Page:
A helicopter is an aircraft which is lifted and propelled by one or more horizontal rotors. Helicopters are classified
as rotary-wing aircraft to distinguish them from conventional fixed-wing aircraft. The word helicopter is derived from the
Greek words helix (spiral) and pteron (wing). The first single-rotor, fully-controllable helicopter to enter large full-scale
production was made by Igor Sikorsky in 1942.
Compared to conventional fixed-wing aircraft, helicopters are much more complex, more expensive to buy and operate, and
are more limited in speed, range, and payload. The compensating advantage is maneuverability: helicopters can hover in place,
reverse, and above all take off and land vertically. Subject only to refueling facilities and load/altitude limitations, a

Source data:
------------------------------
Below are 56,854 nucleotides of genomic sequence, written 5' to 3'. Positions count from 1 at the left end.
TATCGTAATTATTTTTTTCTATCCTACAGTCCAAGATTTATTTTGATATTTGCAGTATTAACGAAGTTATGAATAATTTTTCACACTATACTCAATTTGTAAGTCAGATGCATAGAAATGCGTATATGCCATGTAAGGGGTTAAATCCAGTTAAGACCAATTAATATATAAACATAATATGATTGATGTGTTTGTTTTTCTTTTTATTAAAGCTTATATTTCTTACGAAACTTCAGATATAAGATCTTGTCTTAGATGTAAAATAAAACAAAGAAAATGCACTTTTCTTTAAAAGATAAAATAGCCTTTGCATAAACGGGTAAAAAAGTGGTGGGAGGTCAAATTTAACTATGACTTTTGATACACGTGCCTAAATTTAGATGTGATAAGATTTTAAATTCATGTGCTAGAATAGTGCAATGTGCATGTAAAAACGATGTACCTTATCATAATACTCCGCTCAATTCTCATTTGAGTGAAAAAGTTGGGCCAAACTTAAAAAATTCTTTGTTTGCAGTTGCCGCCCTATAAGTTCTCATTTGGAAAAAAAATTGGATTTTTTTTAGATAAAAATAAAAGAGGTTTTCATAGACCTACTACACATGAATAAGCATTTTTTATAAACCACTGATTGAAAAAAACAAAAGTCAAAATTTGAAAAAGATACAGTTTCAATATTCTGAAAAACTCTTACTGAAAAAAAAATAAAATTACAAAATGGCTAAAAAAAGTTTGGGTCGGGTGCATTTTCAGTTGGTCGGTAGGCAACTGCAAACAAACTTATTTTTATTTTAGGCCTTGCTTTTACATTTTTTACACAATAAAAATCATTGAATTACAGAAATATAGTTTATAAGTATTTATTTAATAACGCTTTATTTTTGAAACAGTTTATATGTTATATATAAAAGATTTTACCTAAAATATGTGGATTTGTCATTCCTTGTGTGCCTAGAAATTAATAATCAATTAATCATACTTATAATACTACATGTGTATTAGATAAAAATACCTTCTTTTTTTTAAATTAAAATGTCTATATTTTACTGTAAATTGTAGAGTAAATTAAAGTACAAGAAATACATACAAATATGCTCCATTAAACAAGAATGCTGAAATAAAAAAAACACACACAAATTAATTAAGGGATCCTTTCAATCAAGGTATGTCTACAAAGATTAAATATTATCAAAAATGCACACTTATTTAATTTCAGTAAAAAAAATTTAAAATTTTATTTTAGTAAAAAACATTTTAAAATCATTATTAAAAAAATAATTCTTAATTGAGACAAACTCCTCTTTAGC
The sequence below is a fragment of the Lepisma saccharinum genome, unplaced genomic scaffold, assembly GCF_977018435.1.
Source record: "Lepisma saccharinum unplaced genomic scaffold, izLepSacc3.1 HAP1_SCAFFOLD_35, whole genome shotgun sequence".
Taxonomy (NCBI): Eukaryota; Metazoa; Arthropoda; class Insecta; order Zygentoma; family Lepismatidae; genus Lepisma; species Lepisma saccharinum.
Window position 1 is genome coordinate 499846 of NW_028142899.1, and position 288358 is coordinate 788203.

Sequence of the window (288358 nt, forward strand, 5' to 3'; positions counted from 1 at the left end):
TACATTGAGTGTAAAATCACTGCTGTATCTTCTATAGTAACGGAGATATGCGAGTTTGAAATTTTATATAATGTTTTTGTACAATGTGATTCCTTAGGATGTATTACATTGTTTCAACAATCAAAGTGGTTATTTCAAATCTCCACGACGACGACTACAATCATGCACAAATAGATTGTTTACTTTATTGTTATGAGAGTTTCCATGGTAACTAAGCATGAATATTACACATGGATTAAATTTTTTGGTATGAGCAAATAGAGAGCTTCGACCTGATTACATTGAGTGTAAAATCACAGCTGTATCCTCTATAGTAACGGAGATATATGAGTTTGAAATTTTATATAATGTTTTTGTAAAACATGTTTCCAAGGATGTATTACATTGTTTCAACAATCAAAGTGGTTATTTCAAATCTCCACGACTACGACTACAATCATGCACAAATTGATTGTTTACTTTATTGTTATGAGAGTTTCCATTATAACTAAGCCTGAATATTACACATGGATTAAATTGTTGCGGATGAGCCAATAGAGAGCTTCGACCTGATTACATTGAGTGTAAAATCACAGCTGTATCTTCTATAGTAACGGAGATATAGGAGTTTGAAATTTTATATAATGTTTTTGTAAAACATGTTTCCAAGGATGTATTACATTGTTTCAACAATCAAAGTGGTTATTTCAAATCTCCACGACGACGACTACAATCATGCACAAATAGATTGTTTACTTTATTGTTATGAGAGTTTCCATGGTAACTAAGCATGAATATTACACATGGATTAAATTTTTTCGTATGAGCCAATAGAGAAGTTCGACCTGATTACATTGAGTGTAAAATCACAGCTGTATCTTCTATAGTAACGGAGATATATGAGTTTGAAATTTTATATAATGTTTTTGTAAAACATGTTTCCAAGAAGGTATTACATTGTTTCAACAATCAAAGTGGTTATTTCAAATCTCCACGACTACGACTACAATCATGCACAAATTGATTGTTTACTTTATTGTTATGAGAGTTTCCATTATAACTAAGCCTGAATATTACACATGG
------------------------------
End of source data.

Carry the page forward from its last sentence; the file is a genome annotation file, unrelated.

helicopter can travel to any location, and land anywhere with enough space (approximately twice the area of the rotor disk).
Compared to other vertical lift aircraft like tiltrotors (V-22 Osprey for example) and vectored thrust airplanes (AV-8
Harrier for example), helicopters are very efficient, carrying more than twice the payload, consuming less fuel in hover and
costing considerably less to buy and operate. However these other configurations have a much higher cruise speed than a helicopter
(270 km/h for a helicopter, 460 km/h for a tiltrotor, 900+ km/h for a vectored thrust airplane).